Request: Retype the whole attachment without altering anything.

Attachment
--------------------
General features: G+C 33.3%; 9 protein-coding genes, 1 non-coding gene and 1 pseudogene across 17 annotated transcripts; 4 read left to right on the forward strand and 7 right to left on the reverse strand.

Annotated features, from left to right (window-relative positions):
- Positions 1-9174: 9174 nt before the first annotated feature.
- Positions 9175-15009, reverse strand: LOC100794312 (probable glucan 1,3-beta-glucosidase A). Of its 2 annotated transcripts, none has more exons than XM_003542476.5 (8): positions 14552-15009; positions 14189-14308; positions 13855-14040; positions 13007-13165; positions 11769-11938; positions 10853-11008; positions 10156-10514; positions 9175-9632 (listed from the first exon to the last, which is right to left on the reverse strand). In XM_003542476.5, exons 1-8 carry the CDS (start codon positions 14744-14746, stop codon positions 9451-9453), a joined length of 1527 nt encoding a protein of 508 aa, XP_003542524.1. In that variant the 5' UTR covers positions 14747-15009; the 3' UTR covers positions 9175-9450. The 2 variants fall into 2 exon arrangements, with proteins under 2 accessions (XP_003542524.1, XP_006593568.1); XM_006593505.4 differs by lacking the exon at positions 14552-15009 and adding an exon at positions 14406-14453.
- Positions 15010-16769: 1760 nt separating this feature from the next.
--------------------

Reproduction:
General features: G+C 33.3%; 9 protein-coding genes, 1 non-coding gene and 1 pseudogene across 17 annotated transcripts; 4 read left to right on the forward strand and 7 right to left on the reverse strand.

Annotated features, from left to right (window-relative positions):
- Positions 1-9174: 9174 nt before the first annotated feature.
- Positions 9175-15009, reverse strand: LOC100794312 (probable glucan 1,3-beta-glucosidase A). Of its 2 annotated transcripts, none has more exons than XM_003542476.5 (8): positions 14552-15009; positions 14189-14308; positions 13855-14040; positions 13007-13165; positions 11769-11938; positions 10853-11008; positions 10156-10514; positions 9175-9632 (listed from the first exon to the last, which is right to left on the reverse strand). In XM_003542476.5, exons 1-8 carry the CDS (start codon positions 14744-14746, stop codon positions 9451-9453), a joined length of 1527 nt encoding a protein of 508 aa, XP_003542524.1. In that variant the 5' UTR covers positions 14747-15009; the 3' UTR covers positions 9175-9450. The 2 variants fall into 2 exon arrangements, with proteins under 2 accessions (XP_003542524.1, XP_006593568.1); XM_006593505.4 differs by lacking the exon at positions 14552-15009 and adding an exon at positions 14406-14453.
- Positions 15010-16769: 1760 nt separating this feature from the next.